What if you had cancer, and then only needed a one-time treatment in order to go into remission? It might seem like a dream come true — and a dream a long way off — but for patients affected by leukemia, this dream might become a reality much sooner than expected.
A Food and Drug Administration (FDA) advisory panel just voted in favor of a one-time treatment for leukemia patients that involved tweaking their immune cells to attack their cancer. It put 83 percent of patients into remission in initial testing.
The new therapy, known as CAR-T, is being called a “living drug” by doctors because it permanently changes the cells that continue to multiply in the body to fight the cancer.
Dr. Malcolm A. Smith of the National Cancer Institute said the new treatment is “ushering in a new era” and that the FDA’s initial approval is being hailed as a “major advance.”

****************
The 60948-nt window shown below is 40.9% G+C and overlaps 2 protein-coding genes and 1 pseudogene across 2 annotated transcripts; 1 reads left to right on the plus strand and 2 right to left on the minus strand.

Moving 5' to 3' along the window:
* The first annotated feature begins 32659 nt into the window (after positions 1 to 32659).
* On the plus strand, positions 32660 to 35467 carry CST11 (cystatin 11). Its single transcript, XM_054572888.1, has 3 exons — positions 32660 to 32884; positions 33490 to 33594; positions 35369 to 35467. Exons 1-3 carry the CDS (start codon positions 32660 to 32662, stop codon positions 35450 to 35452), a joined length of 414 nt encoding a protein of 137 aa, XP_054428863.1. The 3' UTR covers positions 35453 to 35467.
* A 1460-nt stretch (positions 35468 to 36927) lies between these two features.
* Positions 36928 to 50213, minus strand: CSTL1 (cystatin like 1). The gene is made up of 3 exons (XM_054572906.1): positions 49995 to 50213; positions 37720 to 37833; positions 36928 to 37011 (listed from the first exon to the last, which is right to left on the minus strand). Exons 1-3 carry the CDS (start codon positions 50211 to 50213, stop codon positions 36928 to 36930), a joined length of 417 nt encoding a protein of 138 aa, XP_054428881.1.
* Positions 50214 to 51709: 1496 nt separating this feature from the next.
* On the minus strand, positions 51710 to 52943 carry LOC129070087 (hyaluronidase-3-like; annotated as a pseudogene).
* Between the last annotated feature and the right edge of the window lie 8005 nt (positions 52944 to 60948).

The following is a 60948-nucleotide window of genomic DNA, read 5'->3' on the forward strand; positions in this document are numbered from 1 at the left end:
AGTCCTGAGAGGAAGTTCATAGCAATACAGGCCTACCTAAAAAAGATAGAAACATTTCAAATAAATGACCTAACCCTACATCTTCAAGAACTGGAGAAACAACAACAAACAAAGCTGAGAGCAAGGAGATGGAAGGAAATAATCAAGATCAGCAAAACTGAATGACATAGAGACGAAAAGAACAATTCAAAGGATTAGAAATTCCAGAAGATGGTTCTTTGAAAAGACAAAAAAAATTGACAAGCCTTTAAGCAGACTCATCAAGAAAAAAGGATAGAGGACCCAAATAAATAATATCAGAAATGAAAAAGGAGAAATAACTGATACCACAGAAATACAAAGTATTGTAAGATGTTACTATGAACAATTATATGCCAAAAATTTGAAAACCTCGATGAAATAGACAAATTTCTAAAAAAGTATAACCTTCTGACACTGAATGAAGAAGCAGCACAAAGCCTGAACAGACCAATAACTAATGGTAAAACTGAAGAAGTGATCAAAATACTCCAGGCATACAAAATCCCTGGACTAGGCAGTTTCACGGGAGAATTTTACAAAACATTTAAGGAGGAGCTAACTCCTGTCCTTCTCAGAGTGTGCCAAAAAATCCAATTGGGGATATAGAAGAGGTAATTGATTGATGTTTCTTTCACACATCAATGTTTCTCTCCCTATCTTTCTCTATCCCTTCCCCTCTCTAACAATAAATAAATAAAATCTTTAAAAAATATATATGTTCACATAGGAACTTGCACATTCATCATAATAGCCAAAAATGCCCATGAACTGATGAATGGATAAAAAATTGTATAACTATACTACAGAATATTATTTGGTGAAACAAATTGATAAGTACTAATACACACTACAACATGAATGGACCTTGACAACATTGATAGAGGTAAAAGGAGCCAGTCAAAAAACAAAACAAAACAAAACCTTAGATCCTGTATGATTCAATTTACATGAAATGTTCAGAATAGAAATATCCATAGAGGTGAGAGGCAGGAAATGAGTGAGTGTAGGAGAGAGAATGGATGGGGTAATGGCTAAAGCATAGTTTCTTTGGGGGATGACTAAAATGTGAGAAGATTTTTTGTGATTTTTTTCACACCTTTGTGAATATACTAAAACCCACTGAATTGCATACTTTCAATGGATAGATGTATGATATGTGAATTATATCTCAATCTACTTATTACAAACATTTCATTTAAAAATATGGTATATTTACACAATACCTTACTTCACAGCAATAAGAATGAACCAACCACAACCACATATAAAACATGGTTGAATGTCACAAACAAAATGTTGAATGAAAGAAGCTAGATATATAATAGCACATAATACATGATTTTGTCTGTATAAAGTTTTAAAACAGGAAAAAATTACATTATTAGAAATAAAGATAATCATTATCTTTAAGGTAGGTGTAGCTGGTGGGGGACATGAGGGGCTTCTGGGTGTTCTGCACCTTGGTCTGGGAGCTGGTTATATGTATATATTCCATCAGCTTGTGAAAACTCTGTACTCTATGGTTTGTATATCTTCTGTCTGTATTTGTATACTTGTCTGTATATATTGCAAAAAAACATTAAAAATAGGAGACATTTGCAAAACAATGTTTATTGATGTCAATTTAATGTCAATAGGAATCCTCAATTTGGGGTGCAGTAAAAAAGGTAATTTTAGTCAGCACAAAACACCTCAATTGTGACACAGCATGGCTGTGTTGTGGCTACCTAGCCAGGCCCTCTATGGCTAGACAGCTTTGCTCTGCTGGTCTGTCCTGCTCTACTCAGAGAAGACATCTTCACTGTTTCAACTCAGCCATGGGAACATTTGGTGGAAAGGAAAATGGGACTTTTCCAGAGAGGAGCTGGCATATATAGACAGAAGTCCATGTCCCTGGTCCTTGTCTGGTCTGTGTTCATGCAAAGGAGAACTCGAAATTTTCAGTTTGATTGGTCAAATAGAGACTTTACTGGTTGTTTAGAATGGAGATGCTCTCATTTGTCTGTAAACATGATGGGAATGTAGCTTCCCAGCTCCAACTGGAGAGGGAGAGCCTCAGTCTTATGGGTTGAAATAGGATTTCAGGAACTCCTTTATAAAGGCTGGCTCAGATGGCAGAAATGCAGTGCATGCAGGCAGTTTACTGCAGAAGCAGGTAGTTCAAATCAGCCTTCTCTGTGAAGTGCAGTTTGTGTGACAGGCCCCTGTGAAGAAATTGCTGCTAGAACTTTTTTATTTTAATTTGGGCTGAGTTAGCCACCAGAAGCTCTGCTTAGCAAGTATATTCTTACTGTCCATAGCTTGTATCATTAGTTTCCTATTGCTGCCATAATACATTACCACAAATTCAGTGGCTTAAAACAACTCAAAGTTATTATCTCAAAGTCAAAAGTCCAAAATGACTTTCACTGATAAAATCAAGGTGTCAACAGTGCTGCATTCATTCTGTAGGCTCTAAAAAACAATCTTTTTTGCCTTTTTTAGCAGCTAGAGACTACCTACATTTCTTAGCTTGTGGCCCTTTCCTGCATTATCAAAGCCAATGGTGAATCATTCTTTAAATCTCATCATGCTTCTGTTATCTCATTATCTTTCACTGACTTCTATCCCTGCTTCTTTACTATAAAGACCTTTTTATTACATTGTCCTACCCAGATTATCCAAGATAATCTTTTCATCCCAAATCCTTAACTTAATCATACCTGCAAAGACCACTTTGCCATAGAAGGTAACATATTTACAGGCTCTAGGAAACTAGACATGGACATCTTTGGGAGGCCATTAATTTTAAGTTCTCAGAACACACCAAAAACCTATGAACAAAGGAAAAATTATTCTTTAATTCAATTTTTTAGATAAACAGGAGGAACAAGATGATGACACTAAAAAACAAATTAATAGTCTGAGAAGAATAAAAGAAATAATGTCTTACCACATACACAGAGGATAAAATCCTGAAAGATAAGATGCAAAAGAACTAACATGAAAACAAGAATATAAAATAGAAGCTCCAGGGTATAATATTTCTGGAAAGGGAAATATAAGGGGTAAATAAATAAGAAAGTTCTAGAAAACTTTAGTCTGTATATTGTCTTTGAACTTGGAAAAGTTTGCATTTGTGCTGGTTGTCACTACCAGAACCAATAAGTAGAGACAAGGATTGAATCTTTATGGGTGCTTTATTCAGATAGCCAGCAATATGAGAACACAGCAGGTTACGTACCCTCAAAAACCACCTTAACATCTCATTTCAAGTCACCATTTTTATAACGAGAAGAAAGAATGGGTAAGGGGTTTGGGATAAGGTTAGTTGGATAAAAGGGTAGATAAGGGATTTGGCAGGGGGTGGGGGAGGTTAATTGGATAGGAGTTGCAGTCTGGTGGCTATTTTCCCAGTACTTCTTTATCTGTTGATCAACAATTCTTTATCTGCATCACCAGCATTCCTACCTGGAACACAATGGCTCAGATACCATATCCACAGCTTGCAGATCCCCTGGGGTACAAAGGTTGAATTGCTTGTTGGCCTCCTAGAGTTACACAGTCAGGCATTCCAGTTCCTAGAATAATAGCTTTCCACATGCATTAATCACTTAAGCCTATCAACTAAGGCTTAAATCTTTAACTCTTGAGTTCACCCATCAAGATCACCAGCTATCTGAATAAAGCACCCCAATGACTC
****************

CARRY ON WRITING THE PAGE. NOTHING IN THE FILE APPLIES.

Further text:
The approval came after long talks and strong pleas from parents of young patients who have been saved from the therapy.
Pennsylvania dad Tom Whitehead said his 12-year-old daughter was the first child to receive the therapy five years ago.
"Our daughter was going to die and now she leads a normal life," Whitehead said. “We believe when this treatment is approved, it will save thousands of children's lives around the world."
But as promising as the new treatment sounds, the FDA still needs to formally approve the specific drugmakers’ treatments. Additionally, the long-term side effects of CAR-T remain unknown. It’s not immediately clear whether patients who go into remission will be cured or if their cancer will return later.
Also, this long-term treatment is expected to cost hundreds of thousands of dollars. Of course, if it ends up saving lives, that is much more valuable than anything else loved ones of these patients could ever spend money on.
Stay tuned for more updates! The way we fight cancer may be about to change forever, and that’s a step in the right direction for us all.